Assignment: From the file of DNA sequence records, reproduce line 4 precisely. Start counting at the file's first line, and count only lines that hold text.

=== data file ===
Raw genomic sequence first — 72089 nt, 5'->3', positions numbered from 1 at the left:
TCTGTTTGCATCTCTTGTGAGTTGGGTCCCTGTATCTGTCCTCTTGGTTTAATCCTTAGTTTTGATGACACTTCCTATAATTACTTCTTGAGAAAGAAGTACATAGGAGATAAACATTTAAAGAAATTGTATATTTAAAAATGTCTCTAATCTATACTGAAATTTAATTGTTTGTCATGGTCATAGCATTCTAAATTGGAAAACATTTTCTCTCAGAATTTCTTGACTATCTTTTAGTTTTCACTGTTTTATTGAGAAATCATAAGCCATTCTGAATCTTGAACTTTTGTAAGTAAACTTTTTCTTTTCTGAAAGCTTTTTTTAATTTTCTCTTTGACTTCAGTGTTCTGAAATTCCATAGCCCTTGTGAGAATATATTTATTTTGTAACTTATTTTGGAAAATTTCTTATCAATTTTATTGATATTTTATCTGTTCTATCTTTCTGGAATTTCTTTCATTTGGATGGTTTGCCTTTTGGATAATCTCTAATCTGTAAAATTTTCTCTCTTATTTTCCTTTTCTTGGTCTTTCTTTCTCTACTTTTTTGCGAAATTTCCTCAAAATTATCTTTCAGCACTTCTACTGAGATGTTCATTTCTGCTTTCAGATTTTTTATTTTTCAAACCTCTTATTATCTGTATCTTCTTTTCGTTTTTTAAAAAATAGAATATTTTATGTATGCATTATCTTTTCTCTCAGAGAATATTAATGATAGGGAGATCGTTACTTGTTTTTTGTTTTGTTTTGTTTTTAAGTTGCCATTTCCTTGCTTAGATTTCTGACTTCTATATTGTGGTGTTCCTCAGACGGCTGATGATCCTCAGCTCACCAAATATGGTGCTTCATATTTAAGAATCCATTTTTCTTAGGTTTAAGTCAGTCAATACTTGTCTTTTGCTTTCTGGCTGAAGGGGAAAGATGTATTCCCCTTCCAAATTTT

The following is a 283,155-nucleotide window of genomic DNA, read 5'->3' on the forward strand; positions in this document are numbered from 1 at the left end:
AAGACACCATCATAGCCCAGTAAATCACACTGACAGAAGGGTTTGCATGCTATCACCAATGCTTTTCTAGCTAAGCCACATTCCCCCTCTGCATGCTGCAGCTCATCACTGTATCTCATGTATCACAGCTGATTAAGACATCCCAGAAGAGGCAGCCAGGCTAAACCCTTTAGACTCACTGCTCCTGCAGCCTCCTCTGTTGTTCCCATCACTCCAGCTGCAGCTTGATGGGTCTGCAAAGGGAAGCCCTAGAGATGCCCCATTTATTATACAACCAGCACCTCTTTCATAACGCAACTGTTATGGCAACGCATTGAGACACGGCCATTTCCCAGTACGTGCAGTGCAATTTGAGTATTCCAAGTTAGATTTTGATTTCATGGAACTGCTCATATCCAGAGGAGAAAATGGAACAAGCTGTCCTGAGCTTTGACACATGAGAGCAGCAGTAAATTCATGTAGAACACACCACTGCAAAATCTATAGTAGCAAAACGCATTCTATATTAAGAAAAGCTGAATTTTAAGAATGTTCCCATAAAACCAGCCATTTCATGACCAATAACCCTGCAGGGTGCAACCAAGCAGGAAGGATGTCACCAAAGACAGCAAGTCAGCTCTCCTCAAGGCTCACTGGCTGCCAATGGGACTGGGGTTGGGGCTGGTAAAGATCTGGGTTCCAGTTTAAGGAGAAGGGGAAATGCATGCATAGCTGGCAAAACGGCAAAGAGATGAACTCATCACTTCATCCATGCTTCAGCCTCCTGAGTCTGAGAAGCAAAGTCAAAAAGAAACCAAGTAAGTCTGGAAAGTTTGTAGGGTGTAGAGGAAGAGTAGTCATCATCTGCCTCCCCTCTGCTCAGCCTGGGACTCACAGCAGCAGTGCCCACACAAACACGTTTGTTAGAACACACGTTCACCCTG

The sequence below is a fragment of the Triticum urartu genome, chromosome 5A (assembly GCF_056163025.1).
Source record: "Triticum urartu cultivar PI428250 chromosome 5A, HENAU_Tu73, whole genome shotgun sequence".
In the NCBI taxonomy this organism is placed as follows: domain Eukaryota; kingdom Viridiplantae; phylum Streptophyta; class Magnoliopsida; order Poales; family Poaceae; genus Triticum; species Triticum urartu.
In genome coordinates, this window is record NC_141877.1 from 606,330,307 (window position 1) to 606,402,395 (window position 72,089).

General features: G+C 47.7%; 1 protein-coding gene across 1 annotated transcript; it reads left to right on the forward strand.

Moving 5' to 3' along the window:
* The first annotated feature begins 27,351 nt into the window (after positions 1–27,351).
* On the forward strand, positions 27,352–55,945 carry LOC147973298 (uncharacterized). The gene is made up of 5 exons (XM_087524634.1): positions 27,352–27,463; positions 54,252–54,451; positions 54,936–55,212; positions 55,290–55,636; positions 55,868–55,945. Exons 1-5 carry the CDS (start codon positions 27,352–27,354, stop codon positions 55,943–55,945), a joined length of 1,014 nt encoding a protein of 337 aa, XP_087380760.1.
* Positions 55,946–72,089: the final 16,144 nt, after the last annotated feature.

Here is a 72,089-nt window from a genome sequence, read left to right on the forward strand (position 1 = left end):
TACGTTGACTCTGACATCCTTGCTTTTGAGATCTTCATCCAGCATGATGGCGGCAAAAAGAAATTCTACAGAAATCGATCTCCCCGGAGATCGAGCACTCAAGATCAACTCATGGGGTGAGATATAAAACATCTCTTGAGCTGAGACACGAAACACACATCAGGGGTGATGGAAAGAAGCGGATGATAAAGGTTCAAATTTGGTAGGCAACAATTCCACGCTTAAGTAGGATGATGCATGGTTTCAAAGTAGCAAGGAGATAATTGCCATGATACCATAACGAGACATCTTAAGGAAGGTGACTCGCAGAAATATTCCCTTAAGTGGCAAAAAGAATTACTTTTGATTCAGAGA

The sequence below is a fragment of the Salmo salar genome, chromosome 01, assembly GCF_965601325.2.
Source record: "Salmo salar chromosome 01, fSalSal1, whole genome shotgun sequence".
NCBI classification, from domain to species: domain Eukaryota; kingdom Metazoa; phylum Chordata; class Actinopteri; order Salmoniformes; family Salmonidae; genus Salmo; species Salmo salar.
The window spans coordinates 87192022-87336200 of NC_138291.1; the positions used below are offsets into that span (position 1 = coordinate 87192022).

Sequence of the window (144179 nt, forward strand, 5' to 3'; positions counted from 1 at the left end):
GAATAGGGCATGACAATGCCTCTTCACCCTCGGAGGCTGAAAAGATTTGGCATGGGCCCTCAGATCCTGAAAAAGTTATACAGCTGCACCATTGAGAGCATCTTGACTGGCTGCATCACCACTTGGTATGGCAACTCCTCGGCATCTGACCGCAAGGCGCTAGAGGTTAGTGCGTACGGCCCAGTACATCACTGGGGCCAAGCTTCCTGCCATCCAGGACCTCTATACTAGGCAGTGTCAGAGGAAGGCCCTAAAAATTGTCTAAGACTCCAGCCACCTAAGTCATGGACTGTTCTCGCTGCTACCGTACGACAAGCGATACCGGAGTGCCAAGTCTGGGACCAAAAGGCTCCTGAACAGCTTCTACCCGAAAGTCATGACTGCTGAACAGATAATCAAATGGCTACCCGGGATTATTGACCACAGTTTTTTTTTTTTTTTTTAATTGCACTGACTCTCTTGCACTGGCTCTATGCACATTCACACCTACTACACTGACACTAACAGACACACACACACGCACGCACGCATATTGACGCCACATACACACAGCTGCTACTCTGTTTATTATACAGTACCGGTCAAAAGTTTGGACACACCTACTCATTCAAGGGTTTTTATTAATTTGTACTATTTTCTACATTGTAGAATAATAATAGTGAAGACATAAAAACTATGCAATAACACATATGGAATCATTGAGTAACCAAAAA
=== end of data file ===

AAGACACCATCATAGCCCAGTAAATCACACTGACAGAAGGGTTTGCATGCTATCACCAATGCTTTTCTAGCTAAGCCACATTCCCCCTCTGCATGCTGCAGCTCATCACTGTATCTCATGTATCACAGCTGATTAAGACATCCCAGAAGAGGCAGCCAGGCTAAACCCTTTAGACTCACTGCTCCTGCAGCCTCCTCTGTTGTTCCCATCACTCCAGCTGCAGCTTGATGGGTCTGCAAAGGGAAGCCCTAGAGATGCCCCATTTATTATACAACCAGCACCTCTTTCATAACGCAACTGTTATGGCAACGCATTGAGACACGGCCATTTCCCAGTACGTGCAGTGCAATTTGAGTATTCCAAGTTAGATTTTGATTTCATGGAACTGCTCATATCCAGAGGAGAAAATGGAACAAGCTGTCCTGAGCTTTGACACATGAGAGCAGCAGTAAATTCATGTAGAACACACCACTGCAAAATCTATAGTAGCAAAACGCATTCTATATTAAGAAAAGCTGAATTTTAAGAATGTTCCCATAAAACCAGCCATTTCATGACCAATAACCCTGCAGGGTGCAACCAAGCAGGAAGGATGTCACCAAAGACAGCAAGTCAGCTCTCCTCAAGGCTCACTGGCTGCCAATGGGACTGGGGTTGGGGCTGGTAAAGATCTGGGTTCCAGTTTAAGGAGAAGGGGAAATGCATGCATAGCTGGCAAAACGGCAAAGAGATGAACTCATCACTTCATCCATGCTTCAGCCTCCTGAGTCTGAGAAGCAAAGTCAAAAAGAAACCAAGTAAGTCTGGAAAGTTTGTAGGGTGTAGAGGAAGAGTAGTCATCATCTGCCTCCCCTCTGCTCAGCCTGGGACTCACAGCAGCAGTGCCCACACAAACACGTTTGTTAGAACACACGTTCACCCTG